The first thing I noticed about Macedonia was the Marlboro man and a group of short men smoking cheap alternatives. Six months after being handed the country’s distinctive yellow and red flag, signifying a two year assignment to the American Embassy in Skopje, I’d finally landed in the city’s forlorn little airport.
I was standing by the lone baggage carousel, looking at the Marlboro billboard and the smokers ignoring the no-smoking signs in the smoke-filled terminal. A tall, reed thin man with a receding hairline and a chest full of dangling badges approached me. He had no sign, but it was pretty obvious that I was the American on the flight he was looking for.
“The name’s Zoran, but everybody calls me ‘Ninja,” the embassy driver said, by way of introduction.
I’d soon learn that half the men in Macedonia are named Zoran or Goran, so nicknames come in handy.
Outside the terminal, we had to push our way through an unruly scrum of cabbies and people waiting for friends or relatives. At the time, only departing passengers were allowed inside the airport, so everyone else waited outside. My new boss and my social sponsors, Blake and Adrianna, were waiting just behind the mob to greet me.
The boss introduced herself and left in her own car, but Blake and Adrianna piled in a van with Ninja and I as we sped off to my new home. Blake was a heavyset, baby faced, thirty- something with an air of self-importance. Adrianna was an attractive Salvadoran with an endearing accent. They met and married on Blake’s previous tour in San Salvador.
“I understand you work in the political section,” I said to Blake.
“Actually, I’m the head of the political section,” he said, correcting me.
There were only two Americans in the political section, but it was an important distinction for him.
Skopje circa 2002 was a homely place, not elephant-man ugly, but shabby, unkempt and dreary, particularly on a rainy day. We passed a strip of shops called “Plastic Alley” where Roma sold seemingly identical collections of cheap garbage cans, pots and pans and knickknacks. Dilapidated Yugos shared the unmarked streets with stray dogs and Roma steering horse drawn carriages. I made a mental note to take an alternate route from the airport when my wife arrived in the country in a few months time.
We passed row after row of dilapidated Soviet apartment blocks, most with peeling paint and overflowing garbage bins. It was a Friday afternoon before a three-day weekend. I was lucky to have three days to settle in before reporting to work at the embassy. Foreign Service Officers are expected to get right off the plane and drive straight in to work the first day, jet-lag and all.
Ninja pulled up in front of the newest, spiffiest apartment building I’d seen during the twenty minute ride. The place seemed half-finished though- there was no grass in front- just a big pile of mud we had to wade through with my bags to get to the front door.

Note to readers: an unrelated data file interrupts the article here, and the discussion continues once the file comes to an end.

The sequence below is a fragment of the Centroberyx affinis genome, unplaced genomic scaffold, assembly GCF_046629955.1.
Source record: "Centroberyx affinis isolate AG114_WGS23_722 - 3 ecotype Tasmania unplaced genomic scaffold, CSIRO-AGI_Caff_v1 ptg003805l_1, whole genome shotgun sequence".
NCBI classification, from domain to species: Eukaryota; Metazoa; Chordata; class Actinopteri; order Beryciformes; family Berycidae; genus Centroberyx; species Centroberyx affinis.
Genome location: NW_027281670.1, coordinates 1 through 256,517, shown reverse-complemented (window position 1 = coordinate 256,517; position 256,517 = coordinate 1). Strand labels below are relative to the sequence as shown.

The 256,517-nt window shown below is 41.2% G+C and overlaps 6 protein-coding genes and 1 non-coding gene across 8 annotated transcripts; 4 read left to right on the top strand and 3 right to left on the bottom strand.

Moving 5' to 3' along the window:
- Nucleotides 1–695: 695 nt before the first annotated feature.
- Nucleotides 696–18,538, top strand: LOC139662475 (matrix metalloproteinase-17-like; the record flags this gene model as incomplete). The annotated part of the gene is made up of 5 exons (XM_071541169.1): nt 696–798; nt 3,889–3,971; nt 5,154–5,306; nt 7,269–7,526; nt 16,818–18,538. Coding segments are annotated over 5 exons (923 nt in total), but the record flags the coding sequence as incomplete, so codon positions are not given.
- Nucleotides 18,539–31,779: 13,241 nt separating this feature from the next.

“Mr. David, you have your own private elevator- like a rock-star,” said Ninja, who was a karate champion and law school graduate, in addition to being a driver at the embassy. The four of us jammed shoulder to shoulder into an elevator that whisked us straight up into my fourth floor apartment.
It was a bit odd- we stepped out of the elevator and were in my new foyer/coat closet area, which had two bullet proof doors to the left and another one to the right. Ninja handed me a set of massive set of keys (I later counted 18, 13 of which seemed unnecessary) and we took a look around my new two bedroom apartment.
I couldn’t help but take stock of how surreal it is to arrive at a new post in the Foreign Service. Someone picks you up at the airport and drives you to your new home. Your preferences and tastes are irrelevant, but the rent is free. My new place was quite satisfactory, but looked like the kind of space where one of Tony Soprano’s junior level lieutenants would have felt right at home.
The centerpiece of the living room was a gigantic, twenty foot long, empty, gilded, golden picture frame covering the entire wall. It was so gaudy and ornate, that it would have been too fancy for Michelangelo’s The Last Supper. I also had some very complex kitchen appliances, a hot tub, two bidets, ornately tiled bathrooms, and a view of a church and a gigantic, illuminated cross which sits atop Mt. Vodno overlooking the city.
There were two kinds of people in Skopje who could afford such an apartment: a gangster or a diplomat. All the fixtures were fit for a gangster, but in the Foreign Service, you get the same insipid Drexel Heritage furniture everywhere, so my place was half Sopranos and half Leave it to Beaver.
Still, it was a step up from the drafty $600 per month, 1 bedroom apartment we lived in on the northwest side of Chicago. With some time to kill before Blake and Adrianna returned to take me out to dinner, I decided to examine my new neighborhood. I got into my private little elevator, pushed the button, went down for a few seconds and then jolted to a noisy, screeching halt.
A few minutes passed before I realized that I was stuck in a rock-star elevator on my first day in Macedonia.
Next: Escape from a rock-star elevator
Read more from A Traveler in the Foreign Service here.
[flickr image via bogenfreund]